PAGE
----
Narissa Subramoney
Copy rewriter
4 minute read
27 Oct 2021
12:20 pm

Employers within their rights to fire staff who won’t vaccinate – SAHRC

Narissa Subramoney

The inherent right to live and human dignity trumps the right to bodily integrity in exceptional circumstances.

Picture: iStock

Employers are within their rights to fire staff who won’t vaccinate, especially if the company has imposed a mandatory vaccine policy.

From a legal standpoint, it would appear that employers who dismiss an employee for failing to be vaccinated will not have infringed on that person’s constitutional rights, nor will this constitute unfair discrimination.

This interpretation of the law is supported by the South Africa Human Rights Commission (SAHRC). Here’s why:

The right to life vs right to bodily integrity

Some commentators view mandatory vaccinations as an infringement of hard-earned rights to bodily integrity, alternatively religion, belief or opinion.

But Herbert Smith Freehills employment lawyer Jacqui Reed says the law allows for mandatory vaccines in circumstances where there is an unprecedented health tragedy of national and international proportions.

The Covid-19 pandemic has claimed more than 255,000 lives in South Africa since May 2020 and the data unequivocally supports vaccine efficacy.

The SAHRC is of the view that the current laws will support mandatory vaccines when weighed against the basic right to life.

“Given that the pandemic is an existential crisis that affects all human beings and implicates both rights and responsibilities, it is highly likely that a general law mandating vaccination will pass constitutional muster,” said the commission earlier this month.

Section 36 of the Constitution provides that a law of general application may limit a right in the Bill of Rights, provided the limitation is reasonable and justifiable in an open and democratic society based on human dignity, equality and freedom.

It must also take into account all the relevant factors, including the nature of the right, the importance of the purpose of the limitation, the nature and extent of the limitation, the relation between the limitation and its purpose and less restrictive means to achieve the purpose.

Reed explains: “In most instances, it is probable that employees would object to being vaccinated on the basis that it infringes their right to bodily integrity.

“Importantly, it is only the inherent right to life and human dignity that is entirely non-derogable and therefore protected.”

The right to bodily integrity has its limitations when weighed against the basic right to life.

“The purpose of the limitation of the right to bodily integrity, for example, will protect vulnerable employees from infection and respond to a global health crisis which has been relentless in its devastation of lives and livelihoods for the last 18 months,” said Reed.

Vaccination is in the interests of colleagues and communities at large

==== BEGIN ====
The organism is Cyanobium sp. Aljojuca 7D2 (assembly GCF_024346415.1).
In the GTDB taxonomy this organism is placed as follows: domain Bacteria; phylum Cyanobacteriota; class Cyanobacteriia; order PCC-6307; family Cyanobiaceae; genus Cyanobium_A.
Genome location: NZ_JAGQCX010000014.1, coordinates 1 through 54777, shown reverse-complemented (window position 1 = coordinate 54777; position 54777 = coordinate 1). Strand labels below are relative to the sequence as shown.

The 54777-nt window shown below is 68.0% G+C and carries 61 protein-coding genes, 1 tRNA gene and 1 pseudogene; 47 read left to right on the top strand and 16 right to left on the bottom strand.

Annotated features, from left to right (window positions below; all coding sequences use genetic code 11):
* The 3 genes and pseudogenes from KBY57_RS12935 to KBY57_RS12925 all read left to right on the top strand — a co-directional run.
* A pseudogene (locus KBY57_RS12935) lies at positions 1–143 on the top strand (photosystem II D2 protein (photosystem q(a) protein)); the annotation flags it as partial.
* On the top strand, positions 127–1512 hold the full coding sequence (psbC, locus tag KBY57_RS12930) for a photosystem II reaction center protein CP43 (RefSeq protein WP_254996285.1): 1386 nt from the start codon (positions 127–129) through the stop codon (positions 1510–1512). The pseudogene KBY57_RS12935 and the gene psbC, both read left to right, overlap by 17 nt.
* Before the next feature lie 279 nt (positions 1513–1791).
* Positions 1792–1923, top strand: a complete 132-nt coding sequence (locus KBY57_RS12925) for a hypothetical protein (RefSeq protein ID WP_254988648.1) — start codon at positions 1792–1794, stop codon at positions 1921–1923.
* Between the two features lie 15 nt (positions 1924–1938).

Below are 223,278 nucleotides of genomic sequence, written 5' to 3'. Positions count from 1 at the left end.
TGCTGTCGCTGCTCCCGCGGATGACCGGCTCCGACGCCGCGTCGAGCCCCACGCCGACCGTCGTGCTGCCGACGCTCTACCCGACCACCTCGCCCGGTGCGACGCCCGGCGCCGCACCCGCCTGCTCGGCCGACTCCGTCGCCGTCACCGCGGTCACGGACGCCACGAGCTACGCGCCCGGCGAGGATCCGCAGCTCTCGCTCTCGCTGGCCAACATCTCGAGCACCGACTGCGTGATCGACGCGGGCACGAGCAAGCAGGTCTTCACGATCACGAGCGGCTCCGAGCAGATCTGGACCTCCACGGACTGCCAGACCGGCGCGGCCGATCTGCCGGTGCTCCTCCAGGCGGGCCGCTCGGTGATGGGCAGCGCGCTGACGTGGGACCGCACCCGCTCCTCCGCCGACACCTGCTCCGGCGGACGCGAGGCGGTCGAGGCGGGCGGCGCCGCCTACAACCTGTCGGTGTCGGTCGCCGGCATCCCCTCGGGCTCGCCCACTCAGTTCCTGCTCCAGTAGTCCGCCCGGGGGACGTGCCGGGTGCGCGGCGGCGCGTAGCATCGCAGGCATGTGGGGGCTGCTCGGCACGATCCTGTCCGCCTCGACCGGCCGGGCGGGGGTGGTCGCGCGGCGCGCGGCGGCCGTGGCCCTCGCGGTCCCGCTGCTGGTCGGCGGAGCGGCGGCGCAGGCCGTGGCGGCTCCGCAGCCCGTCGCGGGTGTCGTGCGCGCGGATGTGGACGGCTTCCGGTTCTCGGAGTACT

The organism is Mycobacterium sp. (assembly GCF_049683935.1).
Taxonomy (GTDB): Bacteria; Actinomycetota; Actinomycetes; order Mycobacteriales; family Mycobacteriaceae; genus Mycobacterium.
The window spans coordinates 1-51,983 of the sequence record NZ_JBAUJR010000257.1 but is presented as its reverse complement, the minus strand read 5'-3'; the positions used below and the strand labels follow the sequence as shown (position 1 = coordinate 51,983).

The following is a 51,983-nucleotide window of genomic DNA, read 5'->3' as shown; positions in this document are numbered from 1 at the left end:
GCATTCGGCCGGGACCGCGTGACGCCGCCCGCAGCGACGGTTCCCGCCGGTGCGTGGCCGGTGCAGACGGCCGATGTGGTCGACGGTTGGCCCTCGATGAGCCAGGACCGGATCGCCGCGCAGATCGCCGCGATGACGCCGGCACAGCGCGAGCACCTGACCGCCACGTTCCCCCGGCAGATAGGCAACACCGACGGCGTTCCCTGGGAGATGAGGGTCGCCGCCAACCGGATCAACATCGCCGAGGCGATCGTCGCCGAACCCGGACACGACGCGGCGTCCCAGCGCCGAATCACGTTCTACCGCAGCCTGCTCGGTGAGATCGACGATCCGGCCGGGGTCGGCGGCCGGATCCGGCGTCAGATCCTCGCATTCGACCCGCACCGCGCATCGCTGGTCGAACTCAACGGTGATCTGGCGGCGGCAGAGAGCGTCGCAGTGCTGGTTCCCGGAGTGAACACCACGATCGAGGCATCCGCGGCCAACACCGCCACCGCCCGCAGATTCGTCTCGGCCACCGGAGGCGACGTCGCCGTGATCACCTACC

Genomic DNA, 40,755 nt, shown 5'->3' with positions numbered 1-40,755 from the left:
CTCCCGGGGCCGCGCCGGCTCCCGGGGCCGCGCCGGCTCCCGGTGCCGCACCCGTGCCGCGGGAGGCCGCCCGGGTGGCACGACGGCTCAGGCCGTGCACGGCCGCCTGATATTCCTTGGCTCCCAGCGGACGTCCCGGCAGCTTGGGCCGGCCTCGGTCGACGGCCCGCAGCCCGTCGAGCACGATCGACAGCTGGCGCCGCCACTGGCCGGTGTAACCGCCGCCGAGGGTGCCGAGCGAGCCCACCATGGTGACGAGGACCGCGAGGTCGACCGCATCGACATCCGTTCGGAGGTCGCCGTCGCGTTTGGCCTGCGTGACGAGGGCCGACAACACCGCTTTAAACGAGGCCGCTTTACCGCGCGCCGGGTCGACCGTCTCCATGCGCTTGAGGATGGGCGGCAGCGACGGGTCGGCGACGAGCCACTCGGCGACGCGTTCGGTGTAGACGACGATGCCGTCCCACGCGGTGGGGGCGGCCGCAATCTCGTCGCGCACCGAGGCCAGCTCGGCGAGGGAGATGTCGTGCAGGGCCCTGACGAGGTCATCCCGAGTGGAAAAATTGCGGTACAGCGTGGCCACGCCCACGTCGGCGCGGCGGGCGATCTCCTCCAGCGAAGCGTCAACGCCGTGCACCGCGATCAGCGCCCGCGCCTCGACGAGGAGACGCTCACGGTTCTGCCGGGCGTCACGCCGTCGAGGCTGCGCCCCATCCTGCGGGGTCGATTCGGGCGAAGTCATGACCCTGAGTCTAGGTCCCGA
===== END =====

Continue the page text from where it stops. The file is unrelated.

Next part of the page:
Reed explained the limitation is not ongoing in the sense that regular injections are required.

“It is also not particularly invasive and in most instances, does not result in any severe side effects,” she said.

The efficacy of the vaccine is strongly supported by the available scientific data and has resulted in significantly fewer cases of serious illness, hospitalisation and death.

Critically, there are no less restrictive means to control the spread of Covid-19 which are as effective as the vaccine.

Reed says: “Undoubtedly, this is a human resource management issue and the ability to persuade employees to vaccinate is the preferable approach.”

If employees remain unconvinced, then employers would be within their right to terminate that employee contract.

Companies need a ruling on the constitutionality of mandatory vaccination

Employers appear nervous to impose mandatory Covid-19 vaccines in their companies, despite a directive from the Department of Employment and Labour that allow employers to use their discretion.

Last June, the department permitted employers to impose mandatory vaccination policies if they meet certain consultation requirements.

Reed said a judgment on the constitutionality of mandatory vaccination workplace policies may be required to encourage more businesses to introduce them.

Business Unity South Africa announced this week that it intends to approach the high court for a declarator “in order to provide certainty and give employer’s confidence that they are on the right side of the law”.

“Given the decline in demand for the jab and low vaccination rates which expose South Africa to the real risk of a fourth wave in December 2021, an application seeking a declarator may be the best way to increase vaccination rates,” said Reed.

Discovery Health was the first large South African employer to announce that it would be implementing a mandatory vaccination policy at its workplace, with effect from January 2022.

Several other large employers have followed suit, including Sanlam, Curro and Life Healthcare.

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